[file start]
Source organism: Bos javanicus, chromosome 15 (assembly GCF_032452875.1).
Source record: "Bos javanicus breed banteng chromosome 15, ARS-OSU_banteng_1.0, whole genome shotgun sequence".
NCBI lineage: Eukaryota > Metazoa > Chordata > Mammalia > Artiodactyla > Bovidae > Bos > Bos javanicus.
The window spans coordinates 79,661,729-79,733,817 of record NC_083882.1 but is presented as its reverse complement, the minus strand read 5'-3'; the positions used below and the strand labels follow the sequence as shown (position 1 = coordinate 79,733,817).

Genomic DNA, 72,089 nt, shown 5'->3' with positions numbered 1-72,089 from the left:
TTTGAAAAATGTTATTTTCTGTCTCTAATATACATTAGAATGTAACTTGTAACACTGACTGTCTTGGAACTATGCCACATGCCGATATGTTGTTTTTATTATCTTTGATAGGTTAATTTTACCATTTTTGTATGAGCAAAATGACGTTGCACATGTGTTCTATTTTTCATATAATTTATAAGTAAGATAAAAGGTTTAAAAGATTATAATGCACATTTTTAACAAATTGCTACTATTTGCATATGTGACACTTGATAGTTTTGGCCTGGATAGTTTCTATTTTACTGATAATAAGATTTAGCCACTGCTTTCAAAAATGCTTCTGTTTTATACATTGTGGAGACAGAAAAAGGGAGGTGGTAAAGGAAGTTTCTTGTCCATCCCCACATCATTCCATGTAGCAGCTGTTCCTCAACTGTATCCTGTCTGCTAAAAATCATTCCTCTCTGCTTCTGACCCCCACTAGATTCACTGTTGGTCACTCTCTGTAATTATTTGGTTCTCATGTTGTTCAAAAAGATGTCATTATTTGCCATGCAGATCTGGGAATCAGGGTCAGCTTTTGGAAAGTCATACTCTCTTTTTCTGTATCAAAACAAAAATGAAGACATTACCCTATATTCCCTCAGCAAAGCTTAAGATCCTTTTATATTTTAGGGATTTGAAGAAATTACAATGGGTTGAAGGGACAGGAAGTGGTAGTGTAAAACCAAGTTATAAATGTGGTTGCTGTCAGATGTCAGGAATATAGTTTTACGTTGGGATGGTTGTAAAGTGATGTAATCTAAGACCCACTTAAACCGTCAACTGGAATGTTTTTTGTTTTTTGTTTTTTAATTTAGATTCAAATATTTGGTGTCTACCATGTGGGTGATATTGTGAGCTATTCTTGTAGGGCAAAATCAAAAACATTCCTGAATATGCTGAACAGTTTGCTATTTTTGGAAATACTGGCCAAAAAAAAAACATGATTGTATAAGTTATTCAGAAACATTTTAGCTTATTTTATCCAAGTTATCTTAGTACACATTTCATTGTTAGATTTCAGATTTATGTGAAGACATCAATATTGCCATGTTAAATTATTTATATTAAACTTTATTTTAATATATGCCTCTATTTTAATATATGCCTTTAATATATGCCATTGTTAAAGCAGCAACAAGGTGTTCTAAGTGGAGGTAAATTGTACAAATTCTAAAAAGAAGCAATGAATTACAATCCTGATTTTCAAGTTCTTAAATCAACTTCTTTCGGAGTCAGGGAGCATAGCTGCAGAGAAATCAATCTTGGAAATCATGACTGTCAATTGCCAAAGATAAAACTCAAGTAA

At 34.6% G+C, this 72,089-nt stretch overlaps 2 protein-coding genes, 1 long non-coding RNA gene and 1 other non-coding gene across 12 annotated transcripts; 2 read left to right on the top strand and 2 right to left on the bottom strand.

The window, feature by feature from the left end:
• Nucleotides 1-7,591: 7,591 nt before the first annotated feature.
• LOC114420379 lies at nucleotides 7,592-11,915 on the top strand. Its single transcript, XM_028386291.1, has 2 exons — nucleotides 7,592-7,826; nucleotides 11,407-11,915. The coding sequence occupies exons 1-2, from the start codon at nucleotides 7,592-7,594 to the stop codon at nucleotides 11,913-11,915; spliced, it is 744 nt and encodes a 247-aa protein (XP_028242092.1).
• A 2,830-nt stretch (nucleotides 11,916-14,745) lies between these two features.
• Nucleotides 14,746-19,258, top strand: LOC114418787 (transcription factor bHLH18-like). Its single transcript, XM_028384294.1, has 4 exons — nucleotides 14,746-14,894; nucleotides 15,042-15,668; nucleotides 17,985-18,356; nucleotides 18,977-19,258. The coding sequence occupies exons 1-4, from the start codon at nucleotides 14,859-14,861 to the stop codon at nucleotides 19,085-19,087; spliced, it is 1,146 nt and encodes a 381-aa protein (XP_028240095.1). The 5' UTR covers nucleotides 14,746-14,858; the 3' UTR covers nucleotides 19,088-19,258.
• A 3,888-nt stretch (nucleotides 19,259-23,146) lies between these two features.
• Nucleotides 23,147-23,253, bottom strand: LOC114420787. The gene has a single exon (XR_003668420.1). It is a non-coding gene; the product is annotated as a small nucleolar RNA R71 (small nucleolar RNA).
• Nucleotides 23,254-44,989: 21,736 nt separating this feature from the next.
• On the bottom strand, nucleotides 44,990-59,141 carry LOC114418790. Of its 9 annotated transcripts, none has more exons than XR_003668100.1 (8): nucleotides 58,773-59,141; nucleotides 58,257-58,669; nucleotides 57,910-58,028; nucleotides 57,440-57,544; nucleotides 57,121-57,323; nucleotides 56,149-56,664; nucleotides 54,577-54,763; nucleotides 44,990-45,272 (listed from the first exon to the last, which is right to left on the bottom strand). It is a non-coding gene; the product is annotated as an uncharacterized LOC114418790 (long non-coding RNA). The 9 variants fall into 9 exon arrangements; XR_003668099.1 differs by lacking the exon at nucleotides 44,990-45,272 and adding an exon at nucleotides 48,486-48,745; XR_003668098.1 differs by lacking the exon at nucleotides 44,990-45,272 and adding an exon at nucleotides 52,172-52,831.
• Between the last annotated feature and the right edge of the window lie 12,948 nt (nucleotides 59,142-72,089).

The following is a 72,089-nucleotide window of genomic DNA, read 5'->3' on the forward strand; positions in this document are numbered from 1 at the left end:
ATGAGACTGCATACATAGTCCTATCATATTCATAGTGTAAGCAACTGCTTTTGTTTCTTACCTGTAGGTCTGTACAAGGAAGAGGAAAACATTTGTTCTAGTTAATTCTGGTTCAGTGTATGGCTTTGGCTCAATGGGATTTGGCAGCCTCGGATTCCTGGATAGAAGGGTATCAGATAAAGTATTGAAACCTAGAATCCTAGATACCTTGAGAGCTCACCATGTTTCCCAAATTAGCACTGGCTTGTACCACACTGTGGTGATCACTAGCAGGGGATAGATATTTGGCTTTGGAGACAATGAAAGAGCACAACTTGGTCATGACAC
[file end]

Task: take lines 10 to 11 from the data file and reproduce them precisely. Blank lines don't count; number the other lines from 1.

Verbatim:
• LOC114420379 lies at nucleotides 7,592-11,915 on the top strand. Its single transcript, XM_028386291.1, has 2 exons — nucleotides 7,592-7,826; nucleotides 11,407-11,915. The coding sequence occupies exons 1-2, from the start codon at nucleotides 7,592-7,594 to the stop codon at nucleotides 11,913-11,915; spliced, it is 744 nt and encodes a 247-aa protein (XP_028242092.1).
• A 2,830-nt stretch (nucleotides 11,916-14,745) lies between these two features.